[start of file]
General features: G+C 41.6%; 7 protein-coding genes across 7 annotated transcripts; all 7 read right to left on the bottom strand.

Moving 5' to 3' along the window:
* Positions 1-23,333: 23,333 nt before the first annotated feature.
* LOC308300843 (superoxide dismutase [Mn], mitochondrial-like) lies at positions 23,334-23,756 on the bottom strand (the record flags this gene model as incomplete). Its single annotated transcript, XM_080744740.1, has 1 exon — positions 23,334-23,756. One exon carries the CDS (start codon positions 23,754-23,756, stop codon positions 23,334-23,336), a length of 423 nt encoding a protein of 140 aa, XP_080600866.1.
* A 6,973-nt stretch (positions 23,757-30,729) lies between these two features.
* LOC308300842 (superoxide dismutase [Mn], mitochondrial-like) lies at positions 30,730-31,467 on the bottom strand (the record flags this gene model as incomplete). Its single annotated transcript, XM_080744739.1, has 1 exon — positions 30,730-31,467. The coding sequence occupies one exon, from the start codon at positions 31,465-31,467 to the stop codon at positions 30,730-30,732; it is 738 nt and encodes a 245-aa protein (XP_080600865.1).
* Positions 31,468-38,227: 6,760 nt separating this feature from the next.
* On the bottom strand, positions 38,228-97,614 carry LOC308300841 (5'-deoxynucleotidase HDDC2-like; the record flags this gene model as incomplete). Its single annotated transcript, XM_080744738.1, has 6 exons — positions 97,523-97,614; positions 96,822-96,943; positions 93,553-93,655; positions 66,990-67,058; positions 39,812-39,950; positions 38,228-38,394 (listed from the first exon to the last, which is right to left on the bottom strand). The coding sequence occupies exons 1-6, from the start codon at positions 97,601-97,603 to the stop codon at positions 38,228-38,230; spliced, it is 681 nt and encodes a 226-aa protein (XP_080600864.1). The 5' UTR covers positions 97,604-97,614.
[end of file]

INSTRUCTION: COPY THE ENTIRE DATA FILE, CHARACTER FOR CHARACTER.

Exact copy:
General features: G+C 41.6%; 7 protein-coding genes across 7 annotated transcripts; all 7 read right to left on the bottom strand.

Moving 5' to 3' along the window:
* Positions 1-23,333: 23,333 nt before the first annotated feature.
* LOC308300843 (superoxide dismutase [Mn], mitochondrial-like) lies at positions 23,334-23,756 on the bottom strand (the record flags this gene model as incomplete). Its single annotated transcript, XM_080744740.1, has 1 exon — positions 23,334-23,756. One exon carries the CDS (start codon positions 23,754-23,756, stop codon positions 23,334-23,336), a length of 423 nt encoding a protein of 140 aa, XP_080600866.1.
* A 6,973-nt stretch (positions 23,757-30,729) lies between these two features.
* LOC308300842 (superoxide dismutase [Mn], mitochondrial-like) lies at positions 30,730-31,467 on the bottom strand (the record flags this gene model as incomplete). Its single annotated transcript, XM_080744739.1, has 1 exon — positions 30,730-31,467. The coding sequence occupies one exon, from the start codon at positions 31,465-31,467 to the stop codon at positions 30,730-30,732; it is 738 nt and encodes a 245-aa protein (XP_080600865.1).
* Positions 31,468-38,227: 6,760 nt separating this feature from the next.
* On the bottom strand, positions 38,228-97,614 carry LOC308300841 (5'-deoxynucleotidase HDDC2-like; the record flags this gene model as incomplete). Its single annotated transcript, XM_080744738.1, has 6 exons — positions 97,523-97,614; positions 96,822-96,943; positions 93,553-93,655; positions 66,990-67,058; positions 39,812-39,950; positions 38,228-38,394 (listed from the first exon to the last, which is right to left on the bottom strand). The coding sequence occupies exons 1-6, from the start codon at positions 97,601-97,603 to the stop codon at positions 38,228-38,230; spliced, it is 681 nt and encodes a 226-aa protein (XP_080600864.1). The 5' UTR covers positions 97,604-97,614.